Pierre: That’s what food is about: sharing. In Africa you go to a household and people offer you food. Food is something we don’t keep to ourselves, we have to share it. If you go to a household in Lagos, you will be offered something to drink, zobo, it’s a symbolic thing.

Ozoz: I was really, really fascinated to read modern recipes in Senegal, modern recipes from the source to the bowl. I was really intrigued by the palm oil recipes, particularly the palm oil ice cream. Really, really intrigued, it looks really amazing and it’s on my list of things to make once I get back and I settle down. I’m gonna get organic palm oil, the best quality that I can find

Pierre: That’s the best ice cream I’ve ever had.

Ozoz: It looks the part.

Pierre: I want to hear what you have to say when you make it.

Ozoz: Tell about how you developed this recipe. Were you sleeping? Was it midnight? How did it come to you?

Pierre: At first I wanted to have something vegan, something without dairy — as you can see, there is no dairy in that recipe. But when you eat it, you don’t taste that there is no dairy, it’s got the richness of the palm oil. There’s coconut milk, there is palm oil, and there is lime zest, which really brings the acidity. So you have a perfect balance, which is what you are really looking for. Creating new recipes is like chemistry. Your kitchen is your lab, and you just get creative and have fun with it.

Ozoz: I find myself thinking a lot about my memory bank…my taste bank. There are certain things I eat that transport me to a time, a place…what are some of the things that are in your memory bank, and can you share a bit about why they are there?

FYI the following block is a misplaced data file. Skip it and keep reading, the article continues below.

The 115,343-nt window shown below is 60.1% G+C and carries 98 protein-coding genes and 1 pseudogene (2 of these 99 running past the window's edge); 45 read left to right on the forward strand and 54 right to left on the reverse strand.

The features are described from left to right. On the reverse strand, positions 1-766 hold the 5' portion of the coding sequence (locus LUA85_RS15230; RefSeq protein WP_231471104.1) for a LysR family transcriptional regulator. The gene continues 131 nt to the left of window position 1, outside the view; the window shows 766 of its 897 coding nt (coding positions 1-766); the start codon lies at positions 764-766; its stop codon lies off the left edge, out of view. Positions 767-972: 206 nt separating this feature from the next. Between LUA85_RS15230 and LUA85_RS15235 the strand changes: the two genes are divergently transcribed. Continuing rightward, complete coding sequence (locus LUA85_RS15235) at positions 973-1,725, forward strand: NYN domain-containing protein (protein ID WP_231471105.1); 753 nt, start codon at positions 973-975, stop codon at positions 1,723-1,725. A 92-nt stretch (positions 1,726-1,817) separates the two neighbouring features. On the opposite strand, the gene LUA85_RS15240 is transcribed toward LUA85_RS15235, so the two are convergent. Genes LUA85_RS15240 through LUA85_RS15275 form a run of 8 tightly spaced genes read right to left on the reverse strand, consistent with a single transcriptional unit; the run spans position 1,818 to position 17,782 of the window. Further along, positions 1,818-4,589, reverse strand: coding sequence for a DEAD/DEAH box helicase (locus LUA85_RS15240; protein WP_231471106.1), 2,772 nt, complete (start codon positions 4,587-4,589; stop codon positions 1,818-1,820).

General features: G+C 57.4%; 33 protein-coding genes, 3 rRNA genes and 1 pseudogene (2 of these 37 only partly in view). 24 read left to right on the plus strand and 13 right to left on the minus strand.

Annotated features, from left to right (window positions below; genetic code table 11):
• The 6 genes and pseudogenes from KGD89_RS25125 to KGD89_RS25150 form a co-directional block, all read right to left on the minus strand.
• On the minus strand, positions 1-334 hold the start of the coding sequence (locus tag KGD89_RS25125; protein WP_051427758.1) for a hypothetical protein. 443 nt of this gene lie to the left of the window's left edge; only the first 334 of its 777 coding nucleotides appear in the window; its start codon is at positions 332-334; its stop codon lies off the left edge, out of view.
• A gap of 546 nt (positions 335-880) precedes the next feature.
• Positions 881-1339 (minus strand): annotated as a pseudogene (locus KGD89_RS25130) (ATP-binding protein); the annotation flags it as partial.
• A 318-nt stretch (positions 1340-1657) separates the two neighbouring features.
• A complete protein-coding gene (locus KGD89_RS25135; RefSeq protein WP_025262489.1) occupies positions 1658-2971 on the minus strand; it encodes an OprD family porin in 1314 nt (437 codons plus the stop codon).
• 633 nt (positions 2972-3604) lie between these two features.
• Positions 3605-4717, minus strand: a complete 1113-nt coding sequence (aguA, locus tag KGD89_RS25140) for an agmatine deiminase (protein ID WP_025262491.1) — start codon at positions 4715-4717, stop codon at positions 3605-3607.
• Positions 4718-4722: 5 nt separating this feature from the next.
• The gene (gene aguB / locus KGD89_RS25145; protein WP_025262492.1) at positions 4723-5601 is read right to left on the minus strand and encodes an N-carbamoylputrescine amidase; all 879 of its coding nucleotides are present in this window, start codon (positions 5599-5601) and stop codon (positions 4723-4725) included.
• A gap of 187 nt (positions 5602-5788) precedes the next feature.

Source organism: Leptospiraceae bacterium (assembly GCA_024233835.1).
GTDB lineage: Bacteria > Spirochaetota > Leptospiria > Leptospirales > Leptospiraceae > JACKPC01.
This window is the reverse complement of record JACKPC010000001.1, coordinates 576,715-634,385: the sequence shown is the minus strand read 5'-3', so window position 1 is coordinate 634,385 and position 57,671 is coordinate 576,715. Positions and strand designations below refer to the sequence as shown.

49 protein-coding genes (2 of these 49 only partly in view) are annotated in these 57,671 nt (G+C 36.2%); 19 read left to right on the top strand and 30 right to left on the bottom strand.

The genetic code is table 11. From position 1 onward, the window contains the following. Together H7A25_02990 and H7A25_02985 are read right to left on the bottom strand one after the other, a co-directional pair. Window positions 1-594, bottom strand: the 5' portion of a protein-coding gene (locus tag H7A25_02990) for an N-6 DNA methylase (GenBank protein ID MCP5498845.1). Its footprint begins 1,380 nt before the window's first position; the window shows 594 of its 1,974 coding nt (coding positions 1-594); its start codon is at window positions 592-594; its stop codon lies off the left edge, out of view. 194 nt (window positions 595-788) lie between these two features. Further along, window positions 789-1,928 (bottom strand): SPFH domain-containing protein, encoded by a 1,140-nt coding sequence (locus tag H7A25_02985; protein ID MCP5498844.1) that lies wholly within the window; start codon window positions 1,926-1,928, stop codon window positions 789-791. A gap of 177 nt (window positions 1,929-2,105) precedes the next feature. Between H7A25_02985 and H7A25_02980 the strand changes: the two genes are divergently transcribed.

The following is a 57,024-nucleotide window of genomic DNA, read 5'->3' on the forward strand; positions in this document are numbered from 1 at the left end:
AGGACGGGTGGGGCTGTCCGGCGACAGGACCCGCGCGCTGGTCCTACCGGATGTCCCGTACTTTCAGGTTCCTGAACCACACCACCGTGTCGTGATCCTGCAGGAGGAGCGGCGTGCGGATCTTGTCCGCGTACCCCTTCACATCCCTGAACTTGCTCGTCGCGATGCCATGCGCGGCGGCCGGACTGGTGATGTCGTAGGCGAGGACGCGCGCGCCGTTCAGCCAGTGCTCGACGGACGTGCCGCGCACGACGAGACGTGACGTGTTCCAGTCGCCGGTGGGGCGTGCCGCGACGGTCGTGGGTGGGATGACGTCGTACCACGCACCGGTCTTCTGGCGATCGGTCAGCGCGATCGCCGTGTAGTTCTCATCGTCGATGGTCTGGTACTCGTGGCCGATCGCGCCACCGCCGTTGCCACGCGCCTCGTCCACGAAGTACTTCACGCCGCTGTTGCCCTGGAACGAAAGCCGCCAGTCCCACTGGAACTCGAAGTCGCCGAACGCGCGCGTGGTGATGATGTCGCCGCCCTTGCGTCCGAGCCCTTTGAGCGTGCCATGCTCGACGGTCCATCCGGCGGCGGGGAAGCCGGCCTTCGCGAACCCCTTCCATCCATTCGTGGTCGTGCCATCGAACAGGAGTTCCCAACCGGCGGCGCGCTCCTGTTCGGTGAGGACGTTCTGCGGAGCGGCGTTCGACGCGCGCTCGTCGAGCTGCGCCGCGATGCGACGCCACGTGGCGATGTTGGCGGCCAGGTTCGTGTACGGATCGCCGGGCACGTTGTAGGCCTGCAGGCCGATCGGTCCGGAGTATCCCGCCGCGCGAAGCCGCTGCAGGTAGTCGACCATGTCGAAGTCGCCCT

Pierre: Well, it usually goes back to childhood. The memories of food are powerful, and it can come from anything. Like a whiff that takes you back to your grandmother’s, the dishes that she would cook for you when you were a kid. So for me, I’m gonna come back to palm oil and okro, those are the ingredients that are very powerful to me and take me back to those moments of innocence. It’s very emotional when I get into that zone. A lot of my creations come from there, and those traditions. And that is why traditions are important. I think that any African chef before looking to the future has to go back into the past and remember what was served to them in their childhood — or do some research into the traditions and get a better grasp of the future.

Ozoz: If you were a spice, what would you be?

Pierre: Probably ginger, because I like the heat of it. Especially Nigerian ginger. I like it because it can bring the sensation of heat without being too overpowering like pepper.

Ozoz: If you were a fruit, what would your be?

Pierre: A fruit, huh? I love papaya, because I can use it as a dessert, or as a tenderiser when I’m cooking meat. I love green papaya that I can put in a salad, with red onions and chili and lime juice, that becomes a snack. It’s very versatile.

Ozoz: I think the future of food in Africa has a lot to do with collaboration. How do we grow this collective of voices around it, writers, food photographers, chefs… In the US, for instance, there are associations, foundations, but I’m not sure if those constructs would suit African needs. What should we thinking about if we are to take the appreciation of our food history and practice of the culture to the next level?

Pierre: I think that this conversation is important to have…like chef’s meetings. It could be around events. For instance, this November I’m inviting chefs to Saint-Louis, in Senegal. And they are coming from across Africa, from Cameroon, Morocco, Cote d’Ivoire, South Africa, and they are coming to this event as part of the Saint-Louis Forum. Each of us will come with our own traditions and approach to food.